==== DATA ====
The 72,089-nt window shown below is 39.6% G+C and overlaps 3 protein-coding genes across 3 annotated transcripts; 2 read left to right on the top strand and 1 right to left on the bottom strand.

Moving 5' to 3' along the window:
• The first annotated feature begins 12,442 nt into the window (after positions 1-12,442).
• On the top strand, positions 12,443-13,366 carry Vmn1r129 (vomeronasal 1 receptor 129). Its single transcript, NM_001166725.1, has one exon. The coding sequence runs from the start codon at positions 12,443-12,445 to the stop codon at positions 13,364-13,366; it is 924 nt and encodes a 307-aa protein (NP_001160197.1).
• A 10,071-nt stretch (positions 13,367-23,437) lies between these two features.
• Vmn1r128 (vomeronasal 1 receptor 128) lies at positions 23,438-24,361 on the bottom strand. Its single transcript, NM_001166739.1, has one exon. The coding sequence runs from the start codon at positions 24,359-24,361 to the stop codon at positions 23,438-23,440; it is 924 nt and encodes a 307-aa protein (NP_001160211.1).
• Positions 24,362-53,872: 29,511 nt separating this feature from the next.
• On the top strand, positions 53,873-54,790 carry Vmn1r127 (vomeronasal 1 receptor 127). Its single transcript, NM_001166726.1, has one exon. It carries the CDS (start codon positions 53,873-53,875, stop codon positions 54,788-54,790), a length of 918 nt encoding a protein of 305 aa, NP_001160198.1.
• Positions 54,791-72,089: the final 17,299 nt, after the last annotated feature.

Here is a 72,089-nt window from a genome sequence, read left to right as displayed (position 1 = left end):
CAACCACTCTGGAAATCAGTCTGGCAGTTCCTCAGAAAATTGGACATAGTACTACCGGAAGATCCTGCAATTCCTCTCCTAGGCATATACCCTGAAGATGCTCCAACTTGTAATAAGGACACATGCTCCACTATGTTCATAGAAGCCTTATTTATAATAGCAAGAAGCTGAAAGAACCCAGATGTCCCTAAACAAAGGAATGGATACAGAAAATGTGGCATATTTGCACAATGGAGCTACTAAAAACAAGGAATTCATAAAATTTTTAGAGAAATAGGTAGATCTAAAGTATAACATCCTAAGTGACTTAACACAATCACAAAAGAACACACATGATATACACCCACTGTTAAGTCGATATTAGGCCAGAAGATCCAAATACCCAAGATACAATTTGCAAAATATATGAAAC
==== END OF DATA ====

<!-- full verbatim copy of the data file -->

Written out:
The 72,089-nt window shown below is 39.6% G+C and overlaps 3 protein-coding genes across 3 annotated transcripts; 2 read left to right on the top strand and 1 right to left on the bottom strand.

Moving 5' to 3' along the window:
• The first annotated feature begins 12,442 nt into the window (after positions 1-12,442).
• On the top strand, positions 12,443-13,366 carry Vmn1r129 (vomeronasal 1 receptor 129). Its single transcript, NM_001166725.1, has one exon. The coding sequence runs from the start codon at positions 12,443-12,445 to the stop codon at positions 13,364-13,366; it is 924 nt and encodes a 307-aa protein (NP_001160197.1).
• A 10,071-nt stretch (positions 13,367-23,437) lies between these two features.
• Vmn1r128 (vomeronasal 1 receptor 128) lies at positions 23,438-24,361 on the bottom strand. Its single transcript, NM_001166739.1, has one exon. The coding sequence runs from the start codon at positions 24,359-24,361 to the stop codon at positions 23,438-23,440; it is 924 nt and encodes a 307-aa protein (NP_001160211.1).
• Positions 24,362-53,872: 29,511 nt separating this feature from the next.
• On the top strand, positions 53,873-54,790 carry Vmn1r127 (vomeronasal 1 receptor 127). Its single transcript, NM_001166726.1, has one exon. It carries the CDS (start codon positions 53,873-53,875, stop codon positions 54,788-54,790), a length of 918 nt encoding a protein of 305 aa, NP_001160198.1.
• Positions 54,791-72,089: the final 17,299 nt, after the last annotated feature.

Here is a 72,089-nt window from a genome sequence, read left to right as displayed (position 1 = left end):
CAACCACTCTGGAAATCAGTCTGGCAGTTCCTCAGAAAATTGGACATAGTACTACCGGAAGATCCTGCAATTCCTCTCCTAGGCATATACCCTGAAGATGCTCCAACTTGTAATAAGGACACATGCTCCACTATGTTCATAGAAGCCTTATTTATAATAGCAAGAAGCTGAAAGAACCCAGATGTCCCTAAACAAAGGAATGGATACAGAAAATGTGGCATATTTGCACAATGGAGCTACTAAAAACAAGGAATTCATAAAATTTTTAGAGAAATAGGTAGATCTAAAGTATAACATCCTAAGTGACTTAACACAATCACAAAAGAACACACATGATATACACCCACTGTTAAGTCGATATTAGGCCAGAAGATCCAAATACCCAAGATACAATTTGCAAAATATATGAAAC